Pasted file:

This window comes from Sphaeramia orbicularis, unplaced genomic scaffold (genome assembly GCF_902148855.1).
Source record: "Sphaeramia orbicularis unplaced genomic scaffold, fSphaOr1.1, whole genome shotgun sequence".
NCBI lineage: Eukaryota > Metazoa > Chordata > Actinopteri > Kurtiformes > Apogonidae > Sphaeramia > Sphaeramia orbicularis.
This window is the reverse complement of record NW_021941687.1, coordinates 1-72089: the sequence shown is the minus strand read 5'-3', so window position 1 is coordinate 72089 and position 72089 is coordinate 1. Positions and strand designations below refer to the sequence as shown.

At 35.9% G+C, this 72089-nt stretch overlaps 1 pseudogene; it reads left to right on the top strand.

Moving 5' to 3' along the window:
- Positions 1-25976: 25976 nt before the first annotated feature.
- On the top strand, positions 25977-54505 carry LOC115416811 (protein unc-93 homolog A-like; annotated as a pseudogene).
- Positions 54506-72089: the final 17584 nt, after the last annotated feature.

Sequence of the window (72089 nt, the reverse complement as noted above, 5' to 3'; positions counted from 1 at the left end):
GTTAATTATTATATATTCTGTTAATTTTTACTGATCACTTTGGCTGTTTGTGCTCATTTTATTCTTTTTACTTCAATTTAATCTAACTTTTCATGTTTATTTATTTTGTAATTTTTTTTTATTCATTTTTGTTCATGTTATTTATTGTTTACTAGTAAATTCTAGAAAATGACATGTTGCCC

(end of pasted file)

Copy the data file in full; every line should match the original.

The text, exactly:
This window comes from Sphaeramia orbicularis, unplaced genomic scaffold (genome assembly GCF_902148855.1).
Source record: "Sphaeramia orbicularis unplaced genomic scaffold, fSphaOr1.1, whole genome shotgun sequence".
NCBI lineage: Eukaryota > Metazoa > Chordata > Actinopteri > Kurtiformes > Apogonidae > Sphaeramia > Sphaeramia orbicularis.
This window is the reverse complement of record NW_021941687.1, coordinates 1-72089: the sequence shown is the minus strand read 5'-3', so window position 1 is coordinate 72089 and position 72089 is coordinate 1. Positions and strand designations below refer to the sequence as shown.

At 35.9% G+C, this 72089-nt stretch overlaps 1 pseudogene; it reads left to right on the top strand.

Moving 5' to 3' along the window:
- Positions 1-25976: 25976 nt before the first annotated feature.
- On the top strand, positions 25977-54505 carry LOC115416811 (protein unc-93 homolog A-like; annotated as a pseudogene).
- Positions 54506-72089: the final 17584 nt, after the last annotated feature.

Sequence of the window (72089 nt, the reverse complement as noted above, 5' to 3'; positions counted from 1 at the left end):
GTTAATTATTATATATTCTGTTAATTTTTACTGATCACTTTGGCTGTTTGTGCTCATTTTATTCTTTTTACTTCAATTTAATCTAACTTTTCATGTTTATTTATTTTGTAATTTTTTTTTATTCATTTTTGTTCATGTTATTTATTGTTTACTAGTAAATTCTAGAAAATGACATGTTGCCC